Shortly after Heihachi’s funeral, the bandits arrive to attack the village. They are held back by the flooded fields and fences, but they burn down the houses and mill across the stream, killing the village elder and a young couple. This orphans the young couple’s baby, with whom Kikuchiyo identifies, revealing that he was orphaned as a child. The bandits are still unable to enter, however, and the samurai and villagers are able to pick several off one by one over the course of the night as they try to sneak in through different sides of the village. In the middle of the night, Kyuzo rushes into the woods, kills two bandits, and is able to steal one of their muskets. The next morning, the villagers allow the bandits on horseback into the village one or two at a time, and overwhelm them inside the village. During a break in attacks while the bandits regroup, Katsushiro sits with Kikuchiyo at his post and tells him how much he admires Kyuzo’s bravery. Kikuchiyo decides to try to achieve this glory for himself, and abandons his post to try to steal a musket, thinking that the bandits will not attack his well-protected side of the village. He successfully steals a musket, but just after he returns it turns out that several bandits did overwhelm his post and kill two villagers, and a larger attack ensues.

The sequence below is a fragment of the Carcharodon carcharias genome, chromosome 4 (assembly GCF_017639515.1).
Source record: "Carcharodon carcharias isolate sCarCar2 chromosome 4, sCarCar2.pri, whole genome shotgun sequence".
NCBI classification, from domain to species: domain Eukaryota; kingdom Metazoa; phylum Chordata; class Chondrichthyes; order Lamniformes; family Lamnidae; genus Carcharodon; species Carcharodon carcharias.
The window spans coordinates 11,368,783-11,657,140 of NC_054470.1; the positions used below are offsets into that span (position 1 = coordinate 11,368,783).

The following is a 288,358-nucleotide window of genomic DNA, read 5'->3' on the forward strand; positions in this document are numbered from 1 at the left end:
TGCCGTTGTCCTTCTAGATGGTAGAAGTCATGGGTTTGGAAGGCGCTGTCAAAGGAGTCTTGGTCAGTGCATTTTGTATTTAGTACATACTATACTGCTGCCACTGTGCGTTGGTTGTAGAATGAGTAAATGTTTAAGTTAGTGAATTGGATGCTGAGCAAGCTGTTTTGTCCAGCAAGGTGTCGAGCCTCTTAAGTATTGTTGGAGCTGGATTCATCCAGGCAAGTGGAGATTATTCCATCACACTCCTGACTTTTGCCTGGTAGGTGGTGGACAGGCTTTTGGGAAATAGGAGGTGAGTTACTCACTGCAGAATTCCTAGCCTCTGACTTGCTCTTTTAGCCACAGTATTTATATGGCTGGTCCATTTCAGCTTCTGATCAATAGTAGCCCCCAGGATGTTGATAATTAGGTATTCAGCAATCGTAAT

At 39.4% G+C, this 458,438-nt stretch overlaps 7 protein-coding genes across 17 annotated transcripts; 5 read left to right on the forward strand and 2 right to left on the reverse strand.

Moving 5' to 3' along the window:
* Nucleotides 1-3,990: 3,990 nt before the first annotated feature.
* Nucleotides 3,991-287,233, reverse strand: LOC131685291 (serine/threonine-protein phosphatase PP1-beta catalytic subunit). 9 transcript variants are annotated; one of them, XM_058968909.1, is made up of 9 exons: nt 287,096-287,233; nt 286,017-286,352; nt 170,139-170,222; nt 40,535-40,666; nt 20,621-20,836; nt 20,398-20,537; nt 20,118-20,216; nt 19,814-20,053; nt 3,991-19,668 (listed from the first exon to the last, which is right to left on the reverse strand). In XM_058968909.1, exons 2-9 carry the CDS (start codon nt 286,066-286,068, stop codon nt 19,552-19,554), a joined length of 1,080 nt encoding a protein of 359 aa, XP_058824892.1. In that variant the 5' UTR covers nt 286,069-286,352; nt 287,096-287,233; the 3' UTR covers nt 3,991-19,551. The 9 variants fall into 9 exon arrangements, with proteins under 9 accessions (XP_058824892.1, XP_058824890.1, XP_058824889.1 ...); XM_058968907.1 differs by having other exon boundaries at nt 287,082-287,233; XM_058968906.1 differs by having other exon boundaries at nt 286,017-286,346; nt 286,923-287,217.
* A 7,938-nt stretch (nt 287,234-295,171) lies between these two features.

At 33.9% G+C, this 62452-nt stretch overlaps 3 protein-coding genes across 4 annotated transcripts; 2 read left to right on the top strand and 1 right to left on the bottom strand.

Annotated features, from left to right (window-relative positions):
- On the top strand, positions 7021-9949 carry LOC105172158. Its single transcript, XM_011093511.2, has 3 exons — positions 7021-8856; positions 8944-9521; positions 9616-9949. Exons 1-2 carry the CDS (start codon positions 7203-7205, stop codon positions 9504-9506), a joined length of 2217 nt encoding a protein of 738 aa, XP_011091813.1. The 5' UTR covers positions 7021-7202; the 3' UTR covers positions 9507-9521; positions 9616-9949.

During this fight Gorobei and Yohei are killed. Gorobei was second in command to Kambei and his loss is deeply felt by both the villagers and the samurai. Kikuchiyo had grown fond of Yohei and feels responsible for his death. Night falls once more and Kambei decides that the next battle will be the last stand. He anticipates the bandits will come in the morning and tells the men to sleep, visit their families, and prepare for a large fight. Katsushirō walks through the village to get sleep but finds Shino waiting for him and they sleep together in a barn. Her father finds them and beats her until Kambei finally stops him.
The final battle begins the next morning in a downpour of rain. The remaining bandits charge in on horseback and the villagers try to separate them from each other and overwhelm them. Kikuchiyo fights with particular aggression, having lost many that he cared about and hoping to redeem his earlier actions. Losing men, the bandits seem on the verge of defeat. The leader makes his way into a house full of village women to shoot at the samurai from cover. He kills Kyuzo with a musket shot, enraging Katsushiro who begins to charge the house until Kikuchiyo stops him and goes himself. Kikuchiyo is shot on his way in, but gets to his feet and drives his sword through the leader, killing him and ending the battle as he dies himself.
In the next scene, we see the farmers planting their next crop of rice as they play music and sing joyously. We see that the four samurai who lost their lives are buried on the hill near the town with their swords coming from their graves. Only Kambei, Shichiroji, and Katushiro survive. Shino passes Katsushirō and they stare at each other for a moment before she returns to her farmwork. The relationship between these remaining samurai and the farmers has come to an end. At the end of the film, Kambei looks sorrowfully at the graves and says that the victory belongs to the farmers, but not to the samurai.